Over the August 29-30 weekend the Oneida Lake Sailing Club held its Commodore’s Cup series of races, open to all members who had participated in a minimum of three other races this summer, spinnakers allowed. The plan was for three races on Saturday and two on Sunday. The day began with a Captains’ meeting at 9am Saturday, after which the folks who would supervise the races on the Committee Boat headed out to set out marker buoys (also called pins.) At the start of each race a printed description of the course was displayed on a white board on their transom while this same information was announced over the radio. Due to confusion over the instructions, the race was discarded, which meant we actually had four races that day.
This was our first time as participants in a sailing race on our own boat. Kevin, an accomplished sailor, had been crewing on other boats for weeknight races all summer. I, on the other hand, don’t know how to swim and am accustomed to leisurely weekend cruises on our Cal 25. Guess whose big idea it was to enter the Commodore’s Cup? Yeah! We knew at the outset we didn’t have a butterfly’s chance in a tornado at winning, but there was so much we could learn from the experience! Racing would force us to develop an efficient sailing team, choreograph an effective pas de deux — and bless us with an impressive collection of bruises.
Saturday was overcast with winds coming out of the east, which minimized the waves. Winds that speed from the west would have given us 4-foot waves to contend with – conditions we had on Sunday, in fact, but that’s getting ahead of things.
To prepare for the race, we lightened the boat, removing tools and anchors, stowed everything else securely, and then went out to observe weather conditions on the lake. Friends coming in from an early sail warned us of changeable winds with powerful gusts, which meant we’d have to choose wisely on how to set the sails.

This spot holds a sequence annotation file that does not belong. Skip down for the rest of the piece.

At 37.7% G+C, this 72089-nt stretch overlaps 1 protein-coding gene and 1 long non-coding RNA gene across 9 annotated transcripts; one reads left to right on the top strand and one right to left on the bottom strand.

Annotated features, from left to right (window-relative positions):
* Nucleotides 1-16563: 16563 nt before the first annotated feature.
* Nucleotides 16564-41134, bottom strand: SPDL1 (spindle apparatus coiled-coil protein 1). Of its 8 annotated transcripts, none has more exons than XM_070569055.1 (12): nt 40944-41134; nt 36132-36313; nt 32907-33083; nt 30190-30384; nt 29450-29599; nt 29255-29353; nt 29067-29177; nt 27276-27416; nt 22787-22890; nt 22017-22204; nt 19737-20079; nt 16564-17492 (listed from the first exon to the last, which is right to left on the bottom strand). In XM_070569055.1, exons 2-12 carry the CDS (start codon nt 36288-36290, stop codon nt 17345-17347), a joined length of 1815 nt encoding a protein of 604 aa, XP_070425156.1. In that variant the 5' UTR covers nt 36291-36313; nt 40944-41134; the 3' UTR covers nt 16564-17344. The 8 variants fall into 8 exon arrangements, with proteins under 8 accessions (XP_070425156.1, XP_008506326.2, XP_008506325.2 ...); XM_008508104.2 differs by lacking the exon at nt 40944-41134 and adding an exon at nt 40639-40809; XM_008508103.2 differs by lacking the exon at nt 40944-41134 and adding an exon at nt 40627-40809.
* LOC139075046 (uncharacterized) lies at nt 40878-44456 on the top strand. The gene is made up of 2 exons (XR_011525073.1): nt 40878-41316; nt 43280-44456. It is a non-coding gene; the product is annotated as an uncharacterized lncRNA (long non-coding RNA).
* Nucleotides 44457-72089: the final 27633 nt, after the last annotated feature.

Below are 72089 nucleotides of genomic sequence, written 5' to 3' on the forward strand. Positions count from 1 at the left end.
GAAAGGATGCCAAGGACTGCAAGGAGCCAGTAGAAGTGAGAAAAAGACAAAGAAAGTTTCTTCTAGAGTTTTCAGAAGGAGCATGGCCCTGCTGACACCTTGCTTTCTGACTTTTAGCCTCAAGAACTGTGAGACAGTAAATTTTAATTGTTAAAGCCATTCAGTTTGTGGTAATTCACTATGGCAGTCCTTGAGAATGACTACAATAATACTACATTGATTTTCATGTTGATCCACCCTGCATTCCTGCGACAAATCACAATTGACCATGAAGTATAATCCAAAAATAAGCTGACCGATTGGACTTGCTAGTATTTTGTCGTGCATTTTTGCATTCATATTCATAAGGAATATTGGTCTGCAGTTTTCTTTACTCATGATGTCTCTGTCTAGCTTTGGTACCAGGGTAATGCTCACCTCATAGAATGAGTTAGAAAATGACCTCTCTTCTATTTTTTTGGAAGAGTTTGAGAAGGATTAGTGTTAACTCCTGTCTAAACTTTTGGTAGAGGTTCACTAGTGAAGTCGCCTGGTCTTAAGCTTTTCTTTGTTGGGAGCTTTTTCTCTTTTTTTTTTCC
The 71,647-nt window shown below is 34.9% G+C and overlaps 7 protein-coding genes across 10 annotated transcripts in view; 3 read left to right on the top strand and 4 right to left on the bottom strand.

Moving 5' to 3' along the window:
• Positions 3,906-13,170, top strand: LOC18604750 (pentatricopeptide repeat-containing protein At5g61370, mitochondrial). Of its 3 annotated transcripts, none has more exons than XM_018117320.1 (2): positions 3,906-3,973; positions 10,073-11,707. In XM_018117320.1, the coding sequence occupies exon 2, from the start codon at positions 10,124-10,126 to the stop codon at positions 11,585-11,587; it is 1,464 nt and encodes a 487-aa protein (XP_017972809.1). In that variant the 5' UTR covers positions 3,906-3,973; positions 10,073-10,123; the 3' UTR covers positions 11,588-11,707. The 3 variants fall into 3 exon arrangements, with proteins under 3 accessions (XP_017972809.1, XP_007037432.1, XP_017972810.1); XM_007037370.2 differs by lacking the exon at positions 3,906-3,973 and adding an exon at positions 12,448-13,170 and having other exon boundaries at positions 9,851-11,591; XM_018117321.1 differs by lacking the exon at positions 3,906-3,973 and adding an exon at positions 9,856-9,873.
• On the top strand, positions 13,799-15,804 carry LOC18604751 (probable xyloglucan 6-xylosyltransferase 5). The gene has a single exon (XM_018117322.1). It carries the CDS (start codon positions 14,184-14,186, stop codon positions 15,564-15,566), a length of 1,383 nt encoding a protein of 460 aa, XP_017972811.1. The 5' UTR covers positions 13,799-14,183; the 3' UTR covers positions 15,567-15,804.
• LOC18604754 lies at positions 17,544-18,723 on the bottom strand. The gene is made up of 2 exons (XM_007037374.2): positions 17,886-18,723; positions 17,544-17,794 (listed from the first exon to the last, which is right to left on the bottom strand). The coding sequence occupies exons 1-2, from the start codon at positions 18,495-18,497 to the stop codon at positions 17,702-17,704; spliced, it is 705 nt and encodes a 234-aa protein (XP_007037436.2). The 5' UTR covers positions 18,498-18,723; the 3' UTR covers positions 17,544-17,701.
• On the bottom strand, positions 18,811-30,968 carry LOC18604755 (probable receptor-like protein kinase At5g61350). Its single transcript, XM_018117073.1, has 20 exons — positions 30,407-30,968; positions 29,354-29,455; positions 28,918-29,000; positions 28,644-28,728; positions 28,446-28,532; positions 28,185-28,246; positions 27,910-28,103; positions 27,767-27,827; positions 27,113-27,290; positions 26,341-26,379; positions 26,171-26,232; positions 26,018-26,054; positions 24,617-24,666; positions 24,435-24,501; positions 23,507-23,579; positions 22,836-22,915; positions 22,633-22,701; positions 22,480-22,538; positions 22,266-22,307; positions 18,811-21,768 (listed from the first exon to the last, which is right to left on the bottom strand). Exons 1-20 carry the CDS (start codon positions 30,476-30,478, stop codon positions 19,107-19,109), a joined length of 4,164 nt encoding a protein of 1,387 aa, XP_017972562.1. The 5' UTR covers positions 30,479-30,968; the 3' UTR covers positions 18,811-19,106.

We’d only flown our spinnaker once; it’s a complicated maneuver that truly requires an experienced team, so we vetoed that option immediately. This left us with the three jibs to choose from: storm (smallest), genoa (largest) or #2 yankee. Racing against the spinnakers other boats would be using made use of a larger jib tempting, but presented the risk of over-powering the boat in high winds. Over-powering means the boat could misbehave in a variety of ways that I won’t go into, but most of them are embarrassing and soggy. My vote was for the smallest (storm) jib, but Kevin opted for the yankee and that’s what we hoisted — for about two minutes. Not to say “I told you so” but one of the least pleasant tasks is changing a head sail in high wind, and that was what Kevin wound up doing; the storm jib was right for the wind conditions, for beginners like us. For extra caution, we decided to put a reef in the main sail: this is a way of shortening the main sail, making it smaller in a way that it could be opened up if needed.
Racing started at 10am, with a 5-minute warning horn, then a signal for everyone to begin a countdown. We had a little countdown kitchen timer attached to the bulkhead and as soon as it went off we were underway. For sailboat races, the idea is to cross the starting line of the race under full sail, so we tack back and forth to catch the wind until we know the race has begun, at which point we blast across the starting line. How do we draw a line on the lake? It’s the perceived “line” between the Committee Boat and one of the marker buoys they set out.